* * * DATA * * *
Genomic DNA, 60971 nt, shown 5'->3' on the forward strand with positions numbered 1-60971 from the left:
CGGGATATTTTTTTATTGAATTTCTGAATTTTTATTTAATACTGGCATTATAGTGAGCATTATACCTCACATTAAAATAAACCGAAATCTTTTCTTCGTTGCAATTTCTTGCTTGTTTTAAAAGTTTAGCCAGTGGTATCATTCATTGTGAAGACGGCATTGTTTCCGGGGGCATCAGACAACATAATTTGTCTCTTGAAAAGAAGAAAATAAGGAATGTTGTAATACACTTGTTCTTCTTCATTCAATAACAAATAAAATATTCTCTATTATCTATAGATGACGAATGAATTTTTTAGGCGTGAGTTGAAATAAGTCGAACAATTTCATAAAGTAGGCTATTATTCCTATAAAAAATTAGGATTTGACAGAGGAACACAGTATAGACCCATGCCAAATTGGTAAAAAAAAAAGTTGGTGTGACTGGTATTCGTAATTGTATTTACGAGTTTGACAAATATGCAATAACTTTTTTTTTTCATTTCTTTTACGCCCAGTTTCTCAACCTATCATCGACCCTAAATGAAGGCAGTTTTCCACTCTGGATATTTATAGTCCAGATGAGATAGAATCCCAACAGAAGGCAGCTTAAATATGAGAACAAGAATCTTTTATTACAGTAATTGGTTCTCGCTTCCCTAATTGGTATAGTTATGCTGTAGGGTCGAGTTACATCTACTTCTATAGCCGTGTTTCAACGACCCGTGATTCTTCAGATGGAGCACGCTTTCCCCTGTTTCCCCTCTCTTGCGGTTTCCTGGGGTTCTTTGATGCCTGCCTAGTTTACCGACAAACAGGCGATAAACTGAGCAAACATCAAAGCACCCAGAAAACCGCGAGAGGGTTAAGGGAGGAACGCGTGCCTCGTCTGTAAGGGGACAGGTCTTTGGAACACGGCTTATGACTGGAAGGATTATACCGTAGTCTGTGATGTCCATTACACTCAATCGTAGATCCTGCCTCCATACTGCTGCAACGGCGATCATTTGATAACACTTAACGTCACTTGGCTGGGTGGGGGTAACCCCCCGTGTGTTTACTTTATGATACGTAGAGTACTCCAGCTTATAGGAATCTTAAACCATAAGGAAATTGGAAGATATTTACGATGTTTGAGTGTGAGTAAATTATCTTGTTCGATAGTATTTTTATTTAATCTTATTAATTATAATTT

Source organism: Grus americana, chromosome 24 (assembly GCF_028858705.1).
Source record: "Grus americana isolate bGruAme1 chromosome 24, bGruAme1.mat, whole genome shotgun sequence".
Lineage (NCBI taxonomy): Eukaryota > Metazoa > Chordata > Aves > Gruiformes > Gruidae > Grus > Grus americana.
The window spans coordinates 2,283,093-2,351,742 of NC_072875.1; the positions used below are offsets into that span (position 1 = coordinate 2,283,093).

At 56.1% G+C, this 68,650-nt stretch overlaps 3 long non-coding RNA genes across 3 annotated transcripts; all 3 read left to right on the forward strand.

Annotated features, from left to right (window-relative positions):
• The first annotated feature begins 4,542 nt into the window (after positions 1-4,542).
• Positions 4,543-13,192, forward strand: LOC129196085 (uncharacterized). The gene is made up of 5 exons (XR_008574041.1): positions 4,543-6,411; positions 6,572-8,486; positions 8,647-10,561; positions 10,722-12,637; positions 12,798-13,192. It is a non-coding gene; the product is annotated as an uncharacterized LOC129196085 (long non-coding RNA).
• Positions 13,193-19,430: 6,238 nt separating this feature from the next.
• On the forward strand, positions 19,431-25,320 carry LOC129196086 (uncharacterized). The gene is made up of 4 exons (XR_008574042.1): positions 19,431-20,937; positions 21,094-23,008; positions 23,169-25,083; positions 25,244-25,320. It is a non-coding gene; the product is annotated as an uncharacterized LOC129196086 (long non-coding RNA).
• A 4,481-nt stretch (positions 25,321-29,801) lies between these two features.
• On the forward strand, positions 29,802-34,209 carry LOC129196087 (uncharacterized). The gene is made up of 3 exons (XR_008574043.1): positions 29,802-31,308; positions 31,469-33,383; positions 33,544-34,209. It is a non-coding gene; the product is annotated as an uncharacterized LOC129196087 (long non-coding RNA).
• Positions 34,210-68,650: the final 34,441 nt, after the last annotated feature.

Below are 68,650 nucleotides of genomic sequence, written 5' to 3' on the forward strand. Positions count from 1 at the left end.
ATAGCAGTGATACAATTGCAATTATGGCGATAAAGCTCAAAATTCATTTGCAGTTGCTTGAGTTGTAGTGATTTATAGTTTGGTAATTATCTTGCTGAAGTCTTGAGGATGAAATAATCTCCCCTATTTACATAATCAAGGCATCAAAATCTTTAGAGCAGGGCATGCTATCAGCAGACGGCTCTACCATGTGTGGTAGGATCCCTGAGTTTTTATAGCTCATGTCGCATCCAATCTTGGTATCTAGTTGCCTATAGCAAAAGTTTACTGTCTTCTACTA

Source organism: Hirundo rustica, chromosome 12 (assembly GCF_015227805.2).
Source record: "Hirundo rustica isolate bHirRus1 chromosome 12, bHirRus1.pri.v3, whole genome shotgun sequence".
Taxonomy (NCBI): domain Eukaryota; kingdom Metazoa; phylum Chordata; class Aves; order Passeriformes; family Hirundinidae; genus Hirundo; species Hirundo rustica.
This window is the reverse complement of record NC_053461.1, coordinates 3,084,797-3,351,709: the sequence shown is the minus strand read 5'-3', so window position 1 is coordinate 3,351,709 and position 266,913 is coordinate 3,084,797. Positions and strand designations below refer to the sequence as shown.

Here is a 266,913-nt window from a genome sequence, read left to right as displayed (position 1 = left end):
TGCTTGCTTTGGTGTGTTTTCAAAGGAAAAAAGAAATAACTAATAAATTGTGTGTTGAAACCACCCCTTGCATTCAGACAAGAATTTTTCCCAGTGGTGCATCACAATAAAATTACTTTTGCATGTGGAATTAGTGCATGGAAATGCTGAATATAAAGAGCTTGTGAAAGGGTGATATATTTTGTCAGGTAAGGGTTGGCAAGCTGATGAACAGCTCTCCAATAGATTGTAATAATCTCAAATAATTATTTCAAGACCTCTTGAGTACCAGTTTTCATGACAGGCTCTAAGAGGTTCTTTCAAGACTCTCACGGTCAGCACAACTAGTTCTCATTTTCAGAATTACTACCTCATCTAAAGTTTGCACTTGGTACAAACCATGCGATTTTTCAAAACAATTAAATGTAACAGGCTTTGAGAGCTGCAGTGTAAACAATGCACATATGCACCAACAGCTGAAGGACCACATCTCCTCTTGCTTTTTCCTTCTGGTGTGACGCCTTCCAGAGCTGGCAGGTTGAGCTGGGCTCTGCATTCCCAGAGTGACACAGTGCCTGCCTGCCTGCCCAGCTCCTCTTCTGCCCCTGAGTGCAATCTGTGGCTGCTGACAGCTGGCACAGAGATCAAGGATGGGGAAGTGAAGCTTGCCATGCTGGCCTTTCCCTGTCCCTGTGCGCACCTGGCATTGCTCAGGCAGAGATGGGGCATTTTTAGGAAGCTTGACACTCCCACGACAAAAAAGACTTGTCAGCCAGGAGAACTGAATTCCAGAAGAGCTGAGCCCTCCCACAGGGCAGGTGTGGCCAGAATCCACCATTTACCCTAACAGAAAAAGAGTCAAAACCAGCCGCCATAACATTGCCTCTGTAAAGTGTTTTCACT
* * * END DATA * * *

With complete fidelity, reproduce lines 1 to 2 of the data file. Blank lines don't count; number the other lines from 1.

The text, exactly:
Genomic DNA, 60971 nt, shown 5'->3' on the forward strand with positions numbered 1-60971 from the left:
CGGGATATTTTTTTATTGAATTTCTGAATTTTTATTTAATACTGGCATTATAGTGAGCATTATACCTCACATTAAAATAAACCGAAATCTTTTCTTCGTTGCAATTTCTTGCTTGTTTTAAAAGTTTAGCCAGTGGTATCATTCATTGTGAAGACGGCATTGTTTCCGGGGGCATCAGACAACATAATTTGTCTCTTGAAAAGAAGAAAATAAGGAATGTTGTAATACACTTGTTCTTCTTCATTCAATAACAAATAAAATATTCTCTATTATCTATAGATGACGAATGAATTTTTTAGGCGTGAGTTGAAATAAGTCGAACAATTTCATAAAGTAGGCTATTATTCCTATAAAAAATTAGGATTTGACAGAGGAACACAGTATAGACCCATGCCAAATTGGTAAAAAAAAAAGTTGGTGTGACTGGTATTCGTAATTGTATTTACGAGTTTGACAAATATGCAATAACTTTTTTTTTTCATTTCTTTTACGCCCAGTTTCTCAACCTATCATCGACCCTAAATGAAGGCAGTTTTCCACTCTGGATATTTATAGTCCAGATGAGATAGAATCCCAACAGAAGGCAGCTTAAATATGAGAACAAGAATCTTTTATTACAGTAATTGGTTCTCGCTTCCCTAATTGGTATAGTTATGCTGTAGGGTCGAGTTACATCTACTTCTATAGCCGTGTTTCAACGACCCGTGATTCTTCAGATGGAGCACGCTTTCCCCTGTTTCCCCTCTCTTGCGGTTTCCTGGGGTTCTTTGATGCCTGCCTAGTTTACCGACAAACAGGCGATAAACTGAGCAAACATCAAAGCACCCAGAAAACCGCGAGAGGGTTAAGGGAGGAACGCGTGCCTCGTCTGTAAGGGGACAGGTCTTTGGAACACGGCTTATGACTGGAAGGATTATACCGTAGTCTGTGATGTCCATTACACTCAATCGTAGATCCTGCCTCCATACTGCTGCAACGGCGATCATTTGATAACACTTAACGTCACTTGGCTGGGTGGGGGTAACCCCCCGTGTGTTTACTTTATGATACGTAGAGTACTCCAGCTTATAGGAATCTTAAACCATAAGGAAATTGGAAGATATTTACGATGTTTGAGTGTGAGTAAATTATCTTGTTCGATAGTATTTTTATTTAATCTTATTAATTATAATTT